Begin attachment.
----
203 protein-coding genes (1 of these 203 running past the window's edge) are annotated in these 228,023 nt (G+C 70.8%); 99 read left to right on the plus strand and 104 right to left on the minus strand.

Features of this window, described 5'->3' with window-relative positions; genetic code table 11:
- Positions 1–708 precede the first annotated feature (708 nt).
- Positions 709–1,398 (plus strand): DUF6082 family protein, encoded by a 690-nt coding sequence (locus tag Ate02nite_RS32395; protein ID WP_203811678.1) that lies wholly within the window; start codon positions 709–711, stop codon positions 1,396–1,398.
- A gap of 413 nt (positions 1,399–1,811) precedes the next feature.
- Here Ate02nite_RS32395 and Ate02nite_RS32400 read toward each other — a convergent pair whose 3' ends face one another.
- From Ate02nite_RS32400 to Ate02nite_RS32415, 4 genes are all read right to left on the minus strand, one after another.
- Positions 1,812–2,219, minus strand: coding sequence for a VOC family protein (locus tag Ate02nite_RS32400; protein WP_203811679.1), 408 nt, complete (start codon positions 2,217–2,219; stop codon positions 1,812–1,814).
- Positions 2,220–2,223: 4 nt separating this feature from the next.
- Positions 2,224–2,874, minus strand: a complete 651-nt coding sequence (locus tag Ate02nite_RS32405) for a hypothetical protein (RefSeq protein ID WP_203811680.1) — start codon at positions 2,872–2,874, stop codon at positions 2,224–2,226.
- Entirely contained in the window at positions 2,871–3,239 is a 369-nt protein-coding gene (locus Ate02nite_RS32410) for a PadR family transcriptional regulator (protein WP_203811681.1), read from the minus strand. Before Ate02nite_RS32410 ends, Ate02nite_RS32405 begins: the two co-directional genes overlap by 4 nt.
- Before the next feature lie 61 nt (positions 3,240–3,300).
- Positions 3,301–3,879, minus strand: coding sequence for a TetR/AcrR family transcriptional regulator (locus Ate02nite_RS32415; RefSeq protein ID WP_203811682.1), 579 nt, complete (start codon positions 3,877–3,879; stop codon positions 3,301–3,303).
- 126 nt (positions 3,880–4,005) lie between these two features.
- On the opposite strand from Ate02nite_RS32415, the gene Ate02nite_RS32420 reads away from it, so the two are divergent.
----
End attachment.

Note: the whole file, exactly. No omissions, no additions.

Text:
203 protein-coding genes (1 of these 203 running past the window's edge) are annotated in these 228,023 nt (G+C 70.8%); 99 read left to right on the plus strand and 104 right to left on the minus strand.

Features of this window, described 5'->3' with window-relative positions; genetic code table 11:
- Positions 1–708 precede the first annotated feature (708 nt).
- Positions 709–1,398 (plus strand): DUF6082 family protein, encoded by a 690-nt coding sequence (locus tag Ate02nite_RS32395; protein ID WP_203811678.1) that lies wholly within the window; start codon positions 709–711, stop codon positions 1,396–1,398.
- A gap of 413 nt (positions 1,399–1,811) precedes the next feature.
- Here Ate02nite_RS32395 and Ate02nite_RS32400 read toward each other — a convergent pair whose 3' ends face one another.
- From Ate02nite_RS32400 to Ate02nite_RS32415, 4 genes are all read right to left on the minus strand, one after another.
- Positions 1,812–2,219, minus strand: coding sequence for a VOC family protein (locus tag Ate02nite_RS32400; protein WP_203811679.1), 408 nt, complete (start codon positions 2,217–2,219; stop codon positions 1,812–1,814).
- Positions 2,220–2,223: 4 nt separating this feature from the next.
- Positions 2,224–2,874, minus strand: a complete 651-nt coding sequence (locus tag Ate02nite_RS32405) for a hypothetical protein (RefSeq protein ID WP_203811680.1) — start codon at positions 2,872–2,874, stop codon at positions 2,224–2,226.
- Entirely contained in the window at positions 2,871–3,239 is a 369-nt protein-coding gene (locus Ate02nite_RS32410) for a PadR family transcriptional regulator (protein WP_203811681.1), read from the minus strand. Before Ate02nite_RS32410 ends, Ate02nite_RS32405 begins: the two co-directional genes overlap by 4 nt.
- Before the next feature lie 61 nt (positions 3,240–3,300).
- Positions 3,301–3,879, minus strand: coding sequence for a TetR/AcrR family transcriptional regulator (locus Ate02nite_RS32415; RefSeq protein ID WP_203811682.1), 579 nt, complete (start codon positions 3,877–3,879; stop codon positions 3,301–3,303).
- 126 nt (positions 3,880–4,005) lie between these two features.
- On the opposite strand from Ate02nite_RS32415, the gene Ate02nite_RS32420 reads away from it, so the two are divergent.